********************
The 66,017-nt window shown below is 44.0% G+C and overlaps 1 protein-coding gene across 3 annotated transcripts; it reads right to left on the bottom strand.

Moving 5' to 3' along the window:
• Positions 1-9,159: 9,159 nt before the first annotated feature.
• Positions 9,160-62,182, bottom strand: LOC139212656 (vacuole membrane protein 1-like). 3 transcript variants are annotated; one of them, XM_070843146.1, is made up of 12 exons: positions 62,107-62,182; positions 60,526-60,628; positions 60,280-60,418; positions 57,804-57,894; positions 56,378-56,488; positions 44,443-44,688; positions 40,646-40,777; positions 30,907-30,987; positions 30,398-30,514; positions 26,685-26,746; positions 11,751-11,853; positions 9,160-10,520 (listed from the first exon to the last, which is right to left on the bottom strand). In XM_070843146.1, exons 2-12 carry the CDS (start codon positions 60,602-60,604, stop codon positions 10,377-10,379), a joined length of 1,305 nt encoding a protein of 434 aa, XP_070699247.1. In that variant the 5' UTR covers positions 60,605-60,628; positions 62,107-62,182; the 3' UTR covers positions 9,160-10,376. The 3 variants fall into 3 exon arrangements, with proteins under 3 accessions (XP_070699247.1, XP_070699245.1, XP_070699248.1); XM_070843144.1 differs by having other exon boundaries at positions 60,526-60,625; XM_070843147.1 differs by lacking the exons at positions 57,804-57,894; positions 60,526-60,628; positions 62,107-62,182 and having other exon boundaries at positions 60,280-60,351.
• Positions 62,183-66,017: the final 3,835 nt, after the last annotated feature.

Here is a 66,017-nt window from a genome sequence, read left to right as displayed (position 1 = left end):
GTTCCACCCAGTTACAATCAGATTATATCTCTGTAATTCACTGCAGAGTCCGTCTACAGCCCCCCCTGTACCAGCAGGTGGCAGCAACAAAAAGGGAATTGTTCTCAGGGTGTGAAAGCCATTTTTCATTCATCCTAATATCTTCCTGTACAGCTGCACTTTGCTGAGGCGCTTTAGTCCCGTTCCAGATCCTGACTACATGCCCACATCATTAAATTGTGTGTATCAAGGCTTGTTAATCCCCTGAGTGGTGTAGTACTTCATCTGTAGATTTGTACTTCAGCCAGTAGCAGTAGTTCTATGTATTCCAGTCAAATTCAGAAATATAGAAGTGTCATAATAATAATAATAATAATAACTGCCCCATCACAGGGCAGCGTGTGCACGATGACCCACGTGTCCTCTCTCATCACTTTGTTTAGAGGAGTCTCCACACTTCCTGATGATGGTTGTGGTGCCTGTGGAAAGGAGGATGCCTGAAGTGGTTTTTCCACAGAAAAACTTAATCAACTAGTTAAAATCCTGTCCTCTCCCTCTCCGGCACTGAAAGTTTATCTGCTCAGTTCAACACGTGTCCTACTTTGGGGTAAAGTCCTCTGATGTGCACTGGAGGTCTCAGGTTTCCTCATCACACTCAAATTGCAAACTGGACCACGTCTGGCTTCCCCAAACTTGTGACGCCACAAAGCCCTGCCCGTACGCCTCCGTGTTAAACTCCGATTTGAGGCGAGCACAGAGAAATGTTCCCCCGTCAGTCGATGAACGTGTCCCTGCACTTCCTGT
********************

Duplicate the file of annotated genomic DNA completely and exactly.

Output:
The 66,017-nt window shown below is 44.0% G+C and overlaps 1 protein-coding gene across 3 annotated transcripts; it reads right to left on the bottom strand.

Moving 5' to 3' along the window:
• Positions 1-9,159: 9,159 nt before the first annotated feature.
• Positions 9,160-62,182, bottom strand: LOC139212656 (vacuole membrane protein 1-like). 3 transcript variants are annotated; one of them, XM_070843146.1, is made up of 12 exons: positions 62,107-62,182; positions 60,526-60,628; positions 60,280-60,418; positions 57,804-57,894; positions 56,378-56,488; positions 44,443-44,688; positions 40,646-40,777; positions 30,907-30,987; positions 30,398-30,514; positions 26,685-26,746; positions 11,751-11,853; positions 9,160-10,520 (listed from the first exon to the last, which is right to left on the bottom strand). In XM_070843146.1, exons 2-12 carry the CDS (start codon positions 60,602-60,604, stop codon positions 10,377-10,379), a joined length of 1,305 nt encoding a protein of 434 aa, XP_070699247.1. In that variant the 5' UTR covers positions 60,605-60,628; positions 62,107-62,182; the 3' UTR covers positions 9,160-10,376. The 3 variants fall into 3 exon arrangements, with proteins under 3 accessions (XP_070699247.1, XP_070699245.1, XP_070699248.1); XM_070843144.1 differs by having other exon boundaries at positions 60,526-60,625; XM_070843147.1 differs by lacking the exons at positions 57,804-57,894; positions 60,526-60,628; positions 62,107-62,182 and having other exon boundaries at positions 60,280-60,351.
• Positions 62,183-66,017: the final 3,835 nt, after the last annotated feature.

Here is a 66,017-nt window from a genome sequence, read left to right as displayed (position 1 = left end):
GTTCCACCCAGTTACAATCAGATTATATCTCTGTAATTCACTGCAGAGTCCGTCTACAGCCCCCCCTGTACCAGCAGGTGGCAGCAACAAAAAGGGAATTGTTCTCAGGGTGTGAAAGCCATTTTTCATTCATCCTAATATCTTCCTGTACAGCTGCACTTTGCTGAGGCGCTTTAGTCCCGTTCCAGATCCTGACTACATGCCCACATCATTAAATTGTGTGTATCAAGGCTTGTTAATCCCCTGAGTGGTGTAGTACTTCATCTGTAGATTTGTACTTCAGCCAGTAGCAGTAGTTCTATGTATTCCAGTCAAATTCAGAAATATAGAAGTGTCATAATAATAATAATAATAATAACTGCCCCATCACAGGGCAGCGTGTGCACGATGACCCACGTGTCCTCTCTCATCACTTTGTTTAGAGGAGTCTCCACACTTCCTGATGATGGTTGTGGTGCCTGTGGAAAGGAGGATGCCTGAAGTGGTTTTTCCACAGAAAAACTTAATCAACTAGTTAAAATCCTGTCCTCTCCCTCTCCGGCACTGAAAGTTTATCTGCTCAGTTCAACACGTGTCCTACTTTGGGGTAAAGTCCTCTGATGTGCACTGGAGGTCTCAGGTTTCCTCATCACACTCAAATTGCAAACTGGACCACGTCTGGCTTCCCCAAACTTGTGACGCCACAAAGCCCTGCCCGTACGCCTCCGTGTTAAACTCCGATTTGAGGCGAGCACAGAGAAATGTTCCCCCGTCAGTCGATGAACGTGTCCCTGCACTTCCTGT